Kabaservice says that the New Right was so intent upon ridding the party of its moderate members that it pursued a "rule or ruin" strategy, supporting the opponents of moderate Republican politicians even if they were liberal Democrats. Their efforts to destroy moderate Republicanism were successful, in part due to weaknesses inherent in the moderate stance - by its nature, moderation is less passionate and less driven than extremism, and its adherents are less likely to adopt a "take-no-prisoners, ends-justify-the-means" approach to politics. Kabaservice writes that in recent years, "movement conservatism finally succeeded in silencing, co-opting, repelling, or expelling nearly every competing strain of Republicanism from the party, to the extent that the terms `liberal Republican' or `moderate Republican' have practically become oxymorons."

This book provides a lot of historical perspective. I'm so accustomed to thinking of the Republican party as a mostly white, non-racially inclusive political organization that I often forget that this is the party of Lincoln, founded out of opposition to slavery. This book reminded me that Republicans have a strong civil rights heritage. It was interesting to learn that the vast majority of mid-`60s Republicans were infuriated by Goldwater's segregationist views and regarded him as a demagogue and dangerous zealot. It also was interesting to learn that a greater percentage of Republicans than Democrats supported the 1964 Civil Rights Act and the Voting Rights Act of 1965. In 1960, way before the civil rights movement had really caught fire, GOP nominee Richard Nixon's civil rights plank was as strong as the Democrats', supporting sit-ins and promising federal intervention in securing job equality for African-Americans. In fact, African-Americans didn't start defecting to the Democratic Party in droves until 1964 -- Eisenhower received 39% of the black vote in 1956. All of this seems strange to me because it's so different from the Republican party I know.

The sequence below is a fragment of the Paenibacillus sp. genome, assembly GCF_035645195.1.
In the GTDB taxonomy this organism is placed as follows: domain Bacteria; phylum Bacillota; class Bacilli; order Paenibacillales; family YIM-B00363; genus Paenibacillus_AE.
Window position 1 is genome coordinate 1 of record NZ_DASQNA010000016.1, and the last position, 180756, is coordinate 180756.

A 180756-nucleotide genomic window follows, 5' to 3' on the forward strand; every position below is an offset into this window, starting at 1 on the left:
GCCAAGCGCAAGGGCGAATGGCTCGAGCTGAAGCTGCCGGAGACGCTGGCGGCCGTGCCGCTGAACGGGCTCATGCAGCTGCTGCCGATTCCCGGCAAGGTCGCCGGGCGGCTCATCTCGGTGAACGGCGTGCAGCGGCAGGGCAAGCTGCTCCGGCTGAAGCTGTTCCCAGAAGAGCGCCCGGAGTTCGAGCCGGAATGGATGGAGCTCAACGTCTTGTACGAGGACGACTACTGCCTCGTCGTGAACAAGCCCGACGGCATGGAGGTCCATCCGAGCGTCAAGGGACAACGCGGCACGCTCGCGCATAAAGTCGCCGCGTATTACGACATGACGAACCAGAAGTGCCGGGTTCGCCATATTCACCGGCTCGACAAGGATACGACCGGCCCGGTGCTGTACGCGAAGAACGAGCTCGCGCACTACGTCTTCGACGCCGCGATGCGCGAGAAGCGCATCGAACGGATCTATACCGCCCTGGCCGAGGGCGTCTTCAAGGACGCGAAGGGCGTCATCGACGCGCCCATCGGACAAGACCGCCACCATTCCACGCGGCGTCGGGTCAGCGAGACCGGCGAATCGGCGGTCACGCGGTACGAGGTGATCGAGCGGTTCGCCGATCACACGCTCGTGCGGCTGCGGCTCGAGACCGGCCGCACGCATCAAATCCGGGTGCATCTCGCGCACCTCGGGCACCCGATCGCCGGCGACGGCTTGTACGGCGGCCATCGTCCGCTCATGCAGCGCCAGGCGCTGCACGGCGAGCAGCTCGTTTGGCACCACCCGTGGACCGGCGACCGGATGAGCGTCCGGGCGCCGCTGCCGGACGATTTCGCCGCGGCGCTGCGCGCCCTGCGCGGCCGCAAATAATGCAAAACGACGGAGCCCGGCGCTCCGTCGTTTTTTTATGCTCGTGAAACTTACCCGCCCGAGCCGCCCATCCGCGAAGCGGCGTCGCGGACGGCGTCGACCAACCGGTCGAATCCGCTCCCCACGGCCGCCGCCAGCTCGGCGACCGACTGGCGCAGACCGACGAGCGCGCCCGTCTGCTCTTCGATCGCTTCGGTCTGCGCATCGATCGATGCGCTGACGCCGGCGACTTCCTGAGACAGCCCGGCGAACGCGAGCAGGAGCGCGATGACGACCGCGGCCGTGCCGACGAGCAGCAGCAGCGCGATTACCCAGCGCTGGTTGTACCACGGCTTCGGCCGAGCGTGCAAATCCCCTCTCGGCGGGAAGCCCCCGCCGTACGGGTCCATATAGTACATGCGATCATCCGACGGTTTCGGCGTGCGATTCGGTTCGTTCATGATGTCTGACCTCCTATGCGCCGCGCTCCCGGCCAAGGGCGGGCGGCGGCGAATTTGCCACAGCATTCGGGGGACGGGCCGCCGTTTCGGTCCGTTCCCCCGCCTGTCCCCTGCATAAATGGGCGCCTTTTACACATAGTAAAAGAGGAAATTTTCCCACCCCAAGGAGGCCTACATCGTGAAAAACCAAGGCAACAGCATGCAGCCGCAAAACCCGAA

Also strange, as mentioned earlier, is the fact that Eisenhower would have been considered liberal in many respects by today's standards. He invested heavily in education and public works. He decried unnecessary military spending, which he considered out of keeping with fiscal conservatism and which he felt often came at the expense of human needs. Here's a great Eisenhower quote from 1953: "Every gun that is made, every warship launched, every rocket fired signifies, in the final sense, a theft from those who hunger and are not fed, those who are cold and not clothed." Can you imagine a Republican today saying that?

 

Is this not true? If so, 'splain please.


In a world where I feel so small

I can't stop drinking gin.....